Spokespersons for the embassies of Greece, Sweden and Albania told The Media Line via email that they were working with a “skeleton” staff.
Hellgren said the Swedish Embassy “continues to be fully operational,” with diplomats and local staff working on-site while the rest of the staff is working at home on a rotational basis.
Embassy representatives told The Media Line that they were practicing social distancing measures being enforced by the Israeli government.
Dimitra Mazaraki, from the public diplomacy office at the Embassy of Greece, told The Media Line via email that the consular section had postponed all public activities except for emergency situations and was communicating by phone and email.
While there have been no reports of embassies in Israel closing because of the pandemic, Israeli embassies in five countries were temporarily closed in March. Those in Germany, Spain, Greece, the Netherlands and Cyprus were shuttered after positive COVID-19 tests, including that for Jeremy Issacharoff, Israel’s ambassador to Germany.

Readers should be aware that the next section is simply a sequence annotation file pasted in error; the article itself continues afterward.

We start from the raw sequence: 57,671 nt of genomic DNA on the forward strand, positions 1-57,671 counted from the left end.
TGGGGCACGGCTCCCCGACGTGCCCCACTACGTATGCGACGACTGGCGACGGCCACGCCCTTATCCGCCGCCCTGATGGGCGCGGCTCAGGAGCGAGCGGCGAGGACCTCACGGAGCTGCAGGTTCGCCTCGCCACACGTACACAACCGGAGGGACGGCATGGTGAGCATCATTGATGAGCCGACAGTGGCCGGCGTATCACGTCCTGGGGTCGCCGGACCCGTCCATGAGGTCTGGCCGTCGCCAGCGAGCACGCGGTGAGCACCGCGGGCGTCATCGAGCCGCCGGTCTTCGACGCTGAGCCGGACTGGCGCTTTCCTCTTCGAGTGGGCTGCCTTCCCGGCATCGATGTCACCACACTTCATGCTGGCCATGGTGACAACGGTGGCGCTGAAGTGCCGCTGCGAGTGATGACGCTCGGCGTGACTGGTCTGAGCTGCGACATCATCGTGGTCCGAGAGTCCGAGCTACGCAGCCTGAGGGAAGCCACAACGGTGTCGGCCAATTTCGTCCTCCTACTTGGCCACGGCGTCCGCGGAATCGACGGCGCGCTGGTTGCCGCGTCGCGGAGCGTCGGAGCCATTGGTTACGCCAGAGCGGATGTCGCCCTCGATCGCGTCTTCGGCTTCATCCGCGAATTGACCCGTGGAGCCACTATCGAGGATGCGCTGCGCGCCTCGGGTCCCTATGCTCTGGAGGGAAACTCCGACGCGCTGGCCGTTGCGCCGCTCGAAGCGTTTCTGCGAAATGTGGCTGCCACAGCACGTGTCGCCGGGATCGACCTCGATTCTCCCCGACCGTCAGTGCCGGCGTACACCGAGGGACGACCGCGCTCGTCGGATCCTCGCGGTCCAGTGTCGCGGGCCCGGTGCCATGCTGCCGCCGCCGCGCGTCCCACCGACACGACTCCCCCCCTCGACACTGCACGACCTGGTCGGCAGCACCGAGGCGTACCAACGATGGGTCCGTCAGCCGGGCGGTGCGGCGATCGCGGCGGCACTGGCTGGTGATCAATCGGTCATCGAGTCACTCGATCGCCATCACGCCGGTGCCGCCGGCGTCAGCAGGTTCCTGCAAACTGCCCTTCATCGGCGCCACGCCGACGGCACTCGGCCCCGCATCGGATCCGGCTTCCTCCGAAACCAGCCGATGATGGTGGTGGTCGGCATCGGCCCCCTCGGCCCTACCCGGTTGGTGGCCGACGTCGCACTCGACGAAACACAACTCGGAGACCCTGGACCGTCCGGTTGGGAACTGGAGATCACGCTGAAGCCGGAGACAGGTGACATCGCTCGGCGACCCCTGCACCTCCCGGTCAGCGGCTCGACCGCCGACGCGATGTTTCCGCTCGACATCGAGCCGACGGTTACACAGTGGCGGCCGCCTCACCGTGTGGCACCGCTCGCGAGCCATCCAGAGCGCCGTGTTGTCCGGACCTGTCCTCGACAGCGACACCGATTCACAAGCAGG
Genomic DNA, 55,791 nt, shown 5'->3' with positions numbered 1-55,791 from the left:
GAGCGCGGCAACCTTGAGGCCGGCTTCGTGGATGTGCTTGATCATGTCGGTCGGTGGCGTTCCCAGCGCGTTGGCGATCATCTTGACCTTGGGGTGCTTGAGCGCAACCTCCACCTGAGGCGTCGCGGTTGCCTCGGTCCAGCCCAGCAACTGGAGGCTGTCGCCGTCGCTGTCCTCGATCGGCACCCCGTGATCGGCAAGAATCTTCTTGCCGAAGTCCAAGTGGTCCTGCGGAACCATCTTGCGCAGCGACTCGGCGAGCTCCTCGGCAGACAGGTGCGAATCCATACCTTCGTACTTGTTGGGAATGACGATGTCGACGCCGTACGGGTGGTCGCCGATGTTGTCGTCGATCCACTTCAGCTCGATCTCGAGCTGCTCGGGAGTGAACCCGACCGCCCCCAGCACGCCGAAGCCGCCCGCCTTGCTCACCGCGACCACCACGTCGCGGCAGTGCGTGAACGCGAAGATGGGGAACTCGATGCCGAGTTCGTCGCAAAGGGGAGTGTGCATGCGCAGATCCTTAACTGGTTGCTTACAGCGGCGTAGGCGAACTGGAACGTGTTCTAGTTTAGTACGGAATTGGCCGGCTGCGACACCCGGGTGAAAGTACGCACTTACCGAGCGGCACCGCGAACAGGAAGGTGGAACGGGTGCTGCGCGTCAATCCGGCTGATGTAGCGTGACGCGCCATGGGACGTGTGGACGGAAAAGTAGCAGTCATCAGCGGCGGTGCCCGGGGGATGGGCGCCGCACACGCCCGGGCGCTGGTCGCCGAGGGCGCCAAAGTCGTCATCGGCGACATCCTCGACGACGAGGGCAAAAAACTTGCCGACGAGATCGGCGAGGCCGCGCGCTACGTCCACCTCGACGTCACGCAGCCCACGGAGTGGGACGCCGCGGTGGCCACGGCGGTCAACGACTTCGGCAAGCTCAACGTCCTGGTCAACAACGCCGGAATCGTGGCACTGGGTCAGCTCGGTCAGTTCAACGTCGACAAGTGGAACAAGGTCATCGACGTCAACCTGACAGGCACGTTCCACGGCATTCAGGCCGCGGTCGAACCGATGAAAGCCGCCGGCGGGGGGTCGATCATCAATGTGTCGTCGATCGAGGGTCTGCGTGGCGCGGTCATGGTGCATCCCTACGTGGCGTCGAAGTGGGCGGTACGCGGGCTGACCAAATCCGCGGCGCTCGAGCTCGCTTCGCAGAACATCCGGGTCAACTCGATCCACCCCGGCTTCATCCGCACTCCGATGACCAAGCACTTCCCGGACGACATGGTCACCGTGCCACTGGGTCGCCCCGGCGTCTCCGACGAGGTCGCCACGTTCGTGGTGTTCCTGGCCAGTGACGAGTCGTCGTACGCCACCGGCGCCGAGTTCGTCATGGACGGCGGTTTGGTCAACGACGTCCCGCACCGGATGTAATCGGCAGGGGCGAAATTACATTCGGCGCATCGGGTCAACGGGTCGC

There are no reports of foreign ambassadors in Israel testing positive.
Coming Together
Shambos said the Cypriot Embassy quickly put together a contingency plan for communicating within Israel and with Nicosia that included videoconferencing and teleconferencing.
Comparing coronavirus to a war, the ambassador said the crisis had strengthened the ties between Israel and Cyprus, with coordination across multiple fronts.
Said Shambos: “Together, we can prevail and shall overcome through this crisis more resilient than ever before.”